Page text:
It’s okay to admit that you wanted another gender. No one’s going to see how you’re going to mess up your kids because they knew you wanted a baby boy when you instead got a girl.
Free printables: Need a checklist of all the things to get done before the baby is born? Join my newsletter and grab your printable checklist below—at no cost to you:
2. Your child is an individual
We all have notions of what our kids will be like, based on their genders. And sometimes we assume they’ll fill their roles simply because they’re a boy or girl. You may have fantasized about your little girl playing dolls or taking your little guy to sports games. These are both gender stereotypes of girls and boys.
But you might find that your child won’t fit that gender role to begin with. Rather than trying to fit him into your interests and hobbies, be open to his own. Your little boy could care less about baseball and would rather dive into art. And your little girl pulls off her pink frilly clothes and prefers t-shirts and sweatpants.
Besides, many of the interests you imagine doing with your child may not even rely on gender at all. Who says you can’t take your little girl to sports games or dress your little guy in hip, stylish clothes?
We all meet our children for the first time, regardless of their sex. Your child being a boy doesn’t mean he’ll fulfill assumptions you may have had about raising boys and vice versa for girls.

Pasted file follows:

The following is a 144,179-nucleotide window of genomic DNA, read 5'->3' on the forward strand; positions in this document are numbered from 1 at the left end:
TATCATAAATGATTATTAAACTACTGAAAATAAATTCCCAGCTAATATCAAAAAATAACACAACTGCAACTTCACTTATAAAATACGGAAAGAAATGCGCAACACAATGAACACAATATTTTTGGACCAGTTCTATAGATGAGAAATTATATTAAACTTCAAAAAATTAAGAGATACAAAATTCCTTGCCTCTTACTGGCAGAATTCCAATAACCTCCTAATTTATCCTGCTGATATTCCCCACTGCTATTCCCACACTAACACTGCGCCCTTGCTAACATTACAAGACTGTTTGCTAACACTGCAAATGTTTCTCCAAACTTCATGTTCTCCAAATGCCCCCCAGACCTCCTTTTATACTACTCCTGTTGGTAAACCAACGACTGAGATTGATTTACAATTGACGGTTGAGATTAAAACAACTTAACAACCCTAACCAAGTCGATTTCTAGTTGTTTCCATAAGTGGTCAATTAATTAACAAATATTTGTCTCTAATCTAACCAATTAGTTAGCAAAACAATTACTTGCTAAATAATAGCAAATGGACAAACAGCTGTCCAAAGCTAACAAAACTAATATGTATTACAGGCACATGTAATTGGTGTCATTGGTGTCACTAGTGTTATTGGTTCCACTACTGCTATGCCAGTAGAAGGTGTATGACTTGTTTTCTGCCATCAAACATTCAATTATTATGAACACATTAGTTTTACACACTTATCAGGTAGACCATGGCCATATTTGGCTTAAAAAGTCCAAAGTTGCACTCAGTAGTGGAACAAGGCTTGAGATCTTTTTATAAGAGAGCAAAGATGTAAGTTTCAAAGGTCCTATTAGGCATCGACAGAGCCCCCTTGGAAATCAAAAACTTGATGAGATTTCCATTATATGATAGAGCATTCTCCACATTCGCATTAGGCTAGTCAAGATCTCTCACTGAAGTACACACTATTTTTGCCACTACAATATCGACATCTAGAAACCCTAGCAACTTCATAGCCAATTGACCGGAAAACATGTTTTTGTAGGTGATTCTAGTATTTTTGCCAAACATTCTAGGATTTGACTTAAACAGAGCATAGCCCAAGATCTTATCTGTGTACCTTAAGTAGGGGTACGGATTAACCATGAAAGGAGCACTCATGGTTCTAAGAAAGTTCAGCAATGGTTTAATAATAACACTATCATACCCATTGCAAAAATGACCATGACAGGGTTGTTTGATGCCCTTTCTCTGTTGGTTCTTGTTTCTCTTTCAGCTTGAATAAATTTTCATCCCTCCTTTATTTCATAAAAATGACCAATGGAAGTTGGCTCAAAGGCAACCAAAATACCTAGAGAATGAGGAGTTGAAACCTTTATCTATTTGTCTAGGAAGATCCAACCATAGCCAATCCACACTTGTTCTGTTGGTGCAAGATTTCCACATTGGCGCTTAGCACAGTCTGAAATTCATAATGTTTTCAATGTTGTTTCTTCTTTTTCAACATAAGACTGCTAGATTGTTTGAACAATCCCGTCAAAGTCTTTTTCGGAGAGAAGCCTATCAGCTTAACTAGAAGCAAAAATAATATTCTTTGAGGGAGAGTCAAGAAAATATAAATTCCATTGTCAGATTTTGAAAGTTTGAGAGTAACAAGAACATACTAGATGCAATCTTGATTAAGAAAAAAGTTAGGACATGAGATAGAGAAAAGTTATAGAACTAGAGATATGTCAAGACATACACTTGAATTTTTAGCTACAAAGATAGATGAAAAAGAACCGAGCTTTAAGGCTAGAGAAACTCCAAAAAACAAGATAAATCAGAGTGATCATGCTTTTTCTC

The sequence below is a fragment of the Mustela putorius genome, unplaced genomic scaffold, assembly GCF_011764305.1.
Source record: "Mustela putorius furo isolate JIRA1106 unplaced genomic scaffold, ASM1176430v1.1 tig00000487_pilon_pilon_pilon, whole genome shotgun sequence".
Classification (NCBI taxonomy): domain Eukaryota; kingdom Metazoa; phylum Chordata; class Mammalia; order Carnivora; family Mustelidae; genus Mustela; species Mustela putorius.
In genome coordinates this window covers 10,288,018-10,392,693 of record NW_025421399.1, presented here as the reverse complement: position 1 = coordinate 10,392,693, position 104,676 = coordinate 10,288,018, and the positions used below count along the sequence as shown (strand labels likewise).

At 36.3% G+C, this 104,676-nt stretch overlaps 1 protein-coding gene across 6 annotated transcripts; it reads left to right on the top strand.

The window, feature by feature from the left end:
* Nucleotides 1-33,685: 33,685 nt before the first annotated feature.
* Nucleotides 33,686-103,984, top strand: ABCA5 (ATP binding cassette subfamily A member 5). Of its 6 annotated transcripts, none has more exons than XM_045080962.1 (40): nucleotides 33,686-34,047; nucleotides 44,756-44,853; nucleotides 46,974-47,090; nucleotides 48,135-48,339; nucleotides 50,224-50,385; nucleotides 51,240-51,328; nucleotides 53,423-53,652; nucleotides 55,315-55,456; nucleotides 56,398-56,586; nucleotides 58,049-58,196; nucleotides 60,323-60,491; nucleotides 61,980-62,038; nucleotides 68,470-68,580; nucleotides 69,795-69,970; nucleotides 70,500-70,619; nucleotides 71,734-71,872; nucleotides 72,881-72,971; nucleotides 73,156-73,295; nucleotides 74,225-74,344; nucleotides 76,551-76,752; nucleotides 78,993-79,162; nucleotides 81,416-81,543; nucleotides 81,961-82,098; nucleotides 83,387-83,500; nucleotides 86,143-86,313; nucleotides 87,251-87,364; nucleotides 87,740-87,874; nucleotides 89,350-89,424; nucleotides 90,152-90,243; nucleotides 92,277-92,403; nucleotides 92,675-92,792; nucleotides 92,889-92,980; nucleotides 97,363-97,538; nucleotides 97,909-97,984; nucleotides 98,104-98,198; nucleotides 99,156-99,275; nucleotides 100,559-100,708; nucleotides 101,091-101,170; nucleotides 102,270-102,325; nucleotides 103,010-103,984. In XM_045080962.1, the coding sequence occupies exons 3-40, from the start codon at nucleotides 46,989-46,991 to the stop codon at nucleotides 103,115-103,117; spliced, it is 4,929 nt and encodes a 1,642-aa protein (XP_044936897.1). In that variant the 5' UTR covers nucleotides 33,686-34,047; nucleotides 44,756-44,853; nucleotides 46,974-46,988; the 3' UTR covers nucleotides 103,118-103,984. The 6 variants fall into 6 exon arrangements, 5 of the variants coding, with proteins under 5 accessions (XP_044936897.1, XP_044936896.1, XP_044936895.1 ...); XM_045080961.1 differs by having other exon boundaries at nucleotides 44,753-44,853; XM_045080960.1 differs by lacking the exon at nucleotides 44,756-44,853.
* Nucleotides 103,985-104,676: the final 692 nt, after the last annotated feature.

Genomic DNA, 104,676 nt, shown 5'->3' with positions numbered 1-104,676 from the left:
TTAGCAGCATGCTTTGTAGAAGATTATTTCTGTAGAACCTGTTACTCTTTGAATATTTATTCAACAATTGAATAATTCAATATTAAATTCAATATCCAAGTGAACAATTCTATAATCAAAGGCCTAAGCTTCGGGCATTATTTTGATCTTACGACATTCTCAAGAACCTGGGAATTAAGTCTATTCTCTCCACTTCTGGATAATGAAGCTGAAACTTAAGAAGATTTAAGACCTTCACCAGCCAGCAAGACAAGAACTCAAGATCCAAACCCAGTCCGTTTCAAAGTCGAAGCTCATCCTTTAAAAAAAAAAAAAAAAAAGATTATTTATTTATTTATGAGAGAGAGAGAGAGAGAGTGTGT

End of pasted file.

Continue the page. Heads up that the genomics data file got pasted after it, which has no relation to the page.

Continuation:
Instead of leading with your images of who your child will be, treat him as an individual. You can appreciate his unique traits rather than what you assume he should be.
3. Consider the perks of your child’s gender
Once you’ve accepted the feelings of disappointment you feel about the turn of events, think about the many perks your child’s gender gives you.
It didn’t take long to get over gender disappointment when I realized the benefits of hand-me-downs! I saved boxes of clothes and gear from my eldest and was giddy when I realized how much we’d save from not having to buy too many items.
And since my twins were both boys, so much of what they have can be interchangeable, from clothes to toys.
Remind yourself that everything has pros and cons, including raising boys versus girls. You’ll see that having the opposite gender can turn out just as fine.
Perhaps the most important reminder? You’ll love your child, no matter what.
I’ve spoken to many moms who felt gender disappointment, even throughout their whole pregnancy. And every one of them admitted that all disappeared the minute they met their baby come delivery day.
Everything will turn out fine. You’re welcoming your new baby into the world, regardless of gender. As real and valid as your emotions are, rest assured they won’t plague you all through his or her lifetime.
Because when you hold your baby in your arms, you will long forget how you even considered gender at all. Boy or girl, your child is yours, no matter what.
Get more tips:
- How to Survive a Pregnancy with a Toddler
- The Third Trimester To Do List: What to Do Before the Baby Comes
- 11 Crucial Pregnancy Questions to Ask Your Doctor
- How to Have a Healthy Pregnancy
- 11 Pregnancy Secrets You Didn’t Know About
Don’t forget: Join my newsletter and grab your printable checklist below—at no cost to you: